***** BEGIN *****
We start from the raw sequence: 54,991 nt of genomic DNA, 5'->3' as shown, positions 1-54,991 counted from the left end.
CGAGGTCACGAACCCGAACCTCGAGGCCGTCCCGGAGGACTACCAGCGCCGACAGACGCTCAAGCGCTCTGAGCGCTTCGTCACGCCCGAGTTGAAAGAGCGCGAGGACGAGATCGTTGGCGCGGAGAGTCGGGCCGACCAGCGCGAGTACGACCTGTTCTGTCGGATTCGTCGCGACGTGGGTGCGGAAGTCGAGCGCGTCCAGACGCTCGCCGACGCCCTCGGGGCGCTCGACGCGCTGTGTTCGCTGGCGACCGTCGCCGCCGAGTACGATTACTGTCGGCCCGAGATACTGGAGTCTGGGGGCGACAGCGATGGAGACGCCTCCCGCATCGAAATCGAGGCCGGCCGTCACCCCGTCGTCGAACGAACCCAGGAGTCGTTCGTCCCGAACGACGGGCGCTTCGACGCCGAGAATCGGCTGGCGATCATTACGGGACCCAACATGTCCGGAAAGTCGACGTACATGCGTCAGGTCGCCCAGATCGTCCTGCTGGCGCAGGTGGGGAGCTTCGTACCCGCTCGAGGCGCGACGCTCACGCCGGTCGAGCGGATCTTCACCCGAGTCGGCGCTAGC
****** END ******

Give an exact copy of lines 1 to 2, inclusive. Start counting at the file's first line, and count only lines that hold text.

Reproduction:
We start from the raw sequence: 54,991 nt of genomic DNA, 5'->3' as shown, positions 1-54,991 counted from the left end.
CGAGGTCACGAACCCGAACCTCGAGGCCGTCCCGGAGGACTACCAGCGCCGACAGACGCTCAAGCGCTCTGAGCGCTTCGTCACGCCCGAGTTGAAAGAGCGCGAGGACGAGATCGTTGGCGCGGAGAGTCGGGCCGACCAGCGCGAGTACGACCTGTTCTGTCGGATTCGTCGCGACGTGGGTGCGGAAGTCGAGCGCGTCCAGACGCTCGCCGACGCCCTCGGGGCGCTCGACGCGCTGTGTTCGCTGGCGACCGTCGCCGCCGAGTACGATTACTGTCGGCCCGAGATACTGGAGTCTGGGGGCGACAGCGATGGAGACGCCTCCCGCATCGAAATCGAGGCCGGCCGTCACCCCGTCGTCGAACGAACCCAGGAGTCGTTCGTCCCGAACGACGGGCGCTTCGACGCCGAGAATCGGCTGGCGATCATTACGGGACCCAACATGTCCGGAAAGTCGACGTACATGCGTCAGGTCGCCCAGATCGTCCTGCTGGCGCAGGTGGGGAGCTTCGTACCCGCTCGAGGCGCGACGCTCACGCCGGTCGAGCGGATCTTCACCCGAGTCGGCGCTAGC